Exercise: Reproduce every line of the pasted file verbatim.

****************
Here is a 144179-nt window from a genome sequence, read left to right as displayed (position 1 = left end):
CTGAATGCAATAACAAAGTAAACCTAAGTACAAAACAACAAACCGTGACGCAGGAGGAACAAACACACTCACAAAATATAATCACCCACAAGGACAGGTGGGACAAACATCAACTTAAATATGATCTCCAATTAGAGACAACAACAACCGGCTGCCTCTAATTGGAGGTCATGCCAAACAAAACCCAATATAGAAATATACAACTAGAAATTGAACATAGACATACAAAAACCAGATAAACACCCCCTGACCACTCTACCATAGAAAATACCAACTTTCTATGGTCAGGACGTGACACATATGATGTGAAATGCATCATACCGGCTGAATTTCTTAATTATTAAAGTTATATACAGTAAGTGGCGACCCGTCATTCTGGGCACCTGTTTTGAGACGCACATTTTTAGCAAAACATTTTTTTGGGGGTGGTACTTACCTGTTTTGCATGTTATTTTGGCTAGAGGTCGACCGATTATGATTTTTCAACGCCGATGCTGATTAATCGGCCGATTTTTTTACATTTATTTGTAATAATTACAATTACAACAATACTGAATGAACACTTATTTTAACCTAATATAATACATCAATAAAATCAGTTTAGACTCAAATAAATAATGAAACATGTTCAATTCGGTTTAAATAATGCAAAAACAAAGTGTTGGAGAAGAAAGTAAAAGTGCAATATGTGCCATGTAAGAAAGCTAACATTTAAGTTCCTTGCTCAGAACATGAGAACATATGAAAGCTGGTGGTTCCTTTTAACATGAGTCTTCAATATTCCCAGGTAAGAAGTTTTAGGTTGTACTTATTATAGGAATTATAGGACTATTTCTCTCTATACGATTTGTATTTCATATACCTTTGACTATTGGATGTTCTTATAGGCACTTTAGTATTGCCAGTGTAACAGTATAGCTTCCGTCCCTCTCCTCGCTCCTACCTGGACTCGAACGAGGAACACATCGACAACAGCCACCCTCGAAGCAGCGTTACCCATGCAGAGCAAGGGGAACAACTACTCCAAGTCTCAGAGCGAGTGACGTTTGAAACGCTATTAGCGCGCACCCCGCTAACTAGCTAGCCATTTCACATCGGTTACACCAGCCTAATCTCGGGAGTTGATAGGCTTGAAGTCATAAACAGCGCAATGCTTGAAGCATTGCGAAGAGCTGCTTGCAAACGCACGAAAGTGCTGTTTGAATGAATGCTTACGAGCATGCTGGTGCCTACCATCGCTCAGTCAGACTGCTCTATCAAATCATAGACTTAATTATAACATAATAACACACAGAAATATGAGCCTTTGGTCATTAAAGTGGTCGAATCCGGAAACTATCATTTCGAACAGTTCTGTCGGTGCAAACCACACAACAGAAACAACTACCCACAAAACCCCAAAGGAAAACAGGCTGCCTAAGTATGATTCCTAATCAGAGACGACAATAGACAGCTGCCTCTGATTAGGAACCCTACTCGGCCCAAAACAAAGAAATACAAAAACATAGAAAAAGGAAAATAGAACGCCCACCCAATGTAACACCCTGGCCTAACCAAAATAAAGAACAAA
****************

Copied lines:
Here is a 144179-nt window from a genome sequence, read left to right as displayed (position 1 = left end):
CTGAATGCAATAACAAAGTAAACCTAAGTACAAAACAACAAACCGTGACGCAGGAGGAACAAACACACTCACAAAATATAATCACCCACAAGGACAGGTGGGACAAACATCAACTTAAATATGATCTCCAATTAGAGACAACAACAACCGGCTGCCTCTAATTGGAGGTCATGCCAAACAAAACCCAATATAGAAATATACAACTAGAAATTGAACATAGACATACAAAAACCAGATAAACACCCCCTGACCACTCTACCATAGAAAATACCAACTTTCTATGGTCAGGACGTGACACATATGATGTGAAATGCATCATACCGGCTGAATTTCTTAATTATTAAAGTTATATACAGTAAGTGGCGACCCGTCATTCTGGGCACCTGTTTTGAGACGCACATTTTTAGCAAAACATTTTTTTGGGGGTGGTACTTACCTGTTTTGCATGTTATTTTGGCTAGAGGTCGACCGATTATGATTTTTCAACGCCGATGCTGATTAATCGGCCGATTTTTTTACATTTATTTGTAATAATTACAATTACAACAATACTGAATGAACACTTATTTTAACCTAATATAATACATCAATAAAATCAGTTTAGACTCAAATAAATAATGAAACATGTTCAATTCGGTTTAAATAATGCAAAAACAAAGTGTTGGAGAAGAAAGTAAAAGTGCAATATGTGCCATGTAAGAAAGCTAACATTTAAGTTCCTTGCTCAGAACATGAGAACATATGAAAGCTGGTGGTTCCTTTTAACATGAGTCTTCAATATTCCCAGGTAAGAAGTTTTAGGTTGTACTTATTATAGGAATTATAGGACTATTTCTCTCTATACGATTTGTATTTCATATACCTTTGACTATTGGATGTTCTTATAGGCACTTTAGTATTGCCAGTGTAACAGTATAGCTTCCGTCCCTCTCCTCGCTCCTACCTGGACTCGAACGAGGAACACATCGACAACAGCCACCCTCGAAGCAGCGTTACCCATGCAGAGCAAGGGGAACAACTACTCCAAGTCTCAGAGCGAGTGACGTTTGAAACGCTATTAGCGCGCACCCCGCTAACTAGCTAGCCATTTCACATCGGTTACACCAGCCTAATCTCGGGAGTTGATAGGCTTGAAGTCATAAACAGCGCAATGCTTGAAGCATTGCGAAGAGCTGCTTGCAAACGCACGAAAGTGCTGTTTGAATGAATGCTTACGAGCATGCTGGTGCCTACCATCGCTCAGTCAGACTGCTCTATCAAATCATAGACTTAATTATAACATAATAACACACAGAAATATGAGCCTTTGGTCATTAAAGTGGTCGAATCCGGAAACTATCATTTCGAACAGTTCTGTCGGTGCAAACCACACAACAGAAACAACTACCCACAAAACCCCAAAGGAAAACAGGCTGCCTAAGTATGATTCCTAATCAGAGACGACAATAGACAGCTGCCTCTGATTAGGAACCCTACTCGGCCCAAAACAAAGAAATACAAAAACATAGAAAAAGGAAAATAGAACGCCCACCCAATGTAACACCCTGGCCTAACCAAAATAAAGAACAAA